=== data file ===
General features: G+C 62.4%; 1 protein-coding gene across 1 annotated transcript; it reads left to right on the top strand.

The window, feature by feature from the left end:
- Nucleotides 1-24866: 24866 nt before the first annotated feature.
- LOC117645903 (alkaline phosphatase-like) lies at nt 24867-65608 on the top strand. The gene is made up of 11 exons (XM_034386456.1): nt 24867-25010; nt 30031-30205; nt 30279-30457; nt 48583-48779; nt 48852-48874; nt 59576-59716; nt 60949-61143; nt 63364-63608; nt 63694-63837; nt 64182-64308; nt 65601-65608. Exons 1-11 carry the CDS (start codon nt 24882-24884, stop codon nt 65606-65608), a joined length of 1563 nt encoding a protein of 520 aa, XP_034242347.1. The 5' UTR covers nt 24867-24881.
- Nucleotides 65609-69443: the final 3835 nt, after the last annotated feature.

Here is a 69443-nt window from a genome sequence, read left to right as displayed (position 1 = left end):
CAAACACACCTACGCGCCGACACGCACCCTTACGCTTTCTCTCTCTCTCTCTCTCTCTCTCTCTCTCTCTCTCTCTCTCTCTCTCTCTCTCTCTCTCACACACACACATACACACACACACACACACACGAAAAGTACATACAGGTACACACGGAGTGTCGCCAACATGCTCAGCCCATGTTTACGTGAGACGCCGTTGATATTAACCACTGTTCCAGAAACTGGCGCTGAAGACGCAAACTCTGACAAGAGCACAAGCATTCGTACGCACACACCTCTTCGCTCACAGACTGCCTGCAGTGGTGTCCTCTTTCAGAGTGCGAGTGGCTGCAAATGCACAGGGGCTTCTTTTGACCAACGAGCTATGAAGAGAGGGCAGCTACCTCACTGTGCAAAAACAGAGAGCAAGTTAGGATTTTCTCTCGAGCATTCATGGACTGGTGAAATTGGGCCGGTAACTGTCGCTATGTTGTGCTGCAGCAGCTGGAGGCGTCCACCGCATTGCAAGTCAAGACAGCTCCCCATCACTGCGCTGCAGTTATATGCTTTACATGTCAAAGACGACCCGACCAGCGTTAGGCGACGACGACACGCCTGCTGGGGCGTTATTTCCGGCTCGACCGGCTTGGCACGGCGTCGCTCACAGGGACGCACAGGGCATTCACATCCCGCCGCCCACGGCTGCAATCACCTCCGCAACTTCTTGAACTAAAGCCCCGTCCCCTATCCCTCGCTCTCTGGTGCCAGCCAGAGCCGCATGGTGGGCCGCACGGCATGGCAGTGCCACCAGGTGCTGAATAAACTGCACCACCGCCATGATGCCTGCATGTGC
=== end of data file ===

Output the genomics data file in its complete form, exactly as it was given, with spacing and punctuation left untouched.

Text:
General features: G+C 62.4%; 1 protein-coding gene across 1 annotated transcript; it reads left to right on the top strand.

The window, feature by feature from the left end:
- Nucleotides 1-24866: 24866 nt before the first annotated feature.
- LOC117645903 (alkaline phosphatase-like) lies at nt 24867-65608 on the top strand. The gene is made up of 11 exons (XM_034386456.1): nt 24867-25010; nt 30031-30205; nt 30279-30457; nt 48583-48779; nt 48852-48874; nt 59576-59716; nt 60949-61143; nt 63364-63608; nt 63694-63837; nt 64182-64308; nt 65601-65608. Exons 1-11 carry the CDS (start codon nt 24882-24884, stop codon nt 65606-65608), a joined length of 1563 nt encoding a protein of 520 aa, XP_034242347.1. The 5' UTR covers nt 24867-24881.
- Nucleotides 65609-69443: the final 3835 nt, after the last annotated feature.

Here is a 69443-nt window from a genome sequence, read left to right as displayed (position 1 = left end):
CAAACACACCTACGCGCCGACACGCACCCTTACGCTTTCTCTCTCTCTCTCTCTCTCTCTCTCTCTCTCTCTCTCTCTCTCTCTCTCTCTCTCTCTCACACACACACATACACACACACACACACACACGAAAAGTACATACAGGTACACACGGAGTGTCGCCAACATGCTCAGCCCATGTTTACGTGAGACGCCGTTGATATTAACCACTGTTCCAGAAACTGGCGCTGAAGACGCAAACTCTGACAAGAGCACAAGCATTCGTACGCACACACCTCTTCGCTCACAGACTGCCTGCAGTGGTGTCCTCTTTCAGAGTGCGAGTGGCTGCAAATGCACAGGGGCTTCTTTTGACCAACGAGCTATGAAGAGAGGGCAGCTACCTCACTGTGCAAAAACAGAGAGCAAGTTAGGATTTTCTCTCGAGCATTCATGGACTGGTGAAATTGGGCCGGTAACTGTCGCTATGTTGTGCTGCAGCAGCTGGAGGCGTCCACCGCATTGCAAGTCAAGACAGCTCCCCATCACTGCGCTGCAGTTATATGCTTTACATGTCAAAGACGACCCGACCAGCGTTAGGCGACGACGACACGCCTGCTGGGGCGTTATTTCCGGCTCGACCGGCTTGGCACGGCGTCGCTCACAGGGACGCACAGGGCATTCACATCCCGCCGCCCACGGCTGCAATCACCTCCGCAACTTCTTGAACTAAAGCCCCGTCCCCTATCCCTCGCTCTCTGGTGCCAGCCAGAGCCGCATGGTGGGCCGCACGGCATGGCAGTGCCACCAGGTGCTGAATAAACTGCACCACCGCCATGATGCCTGCATGTGC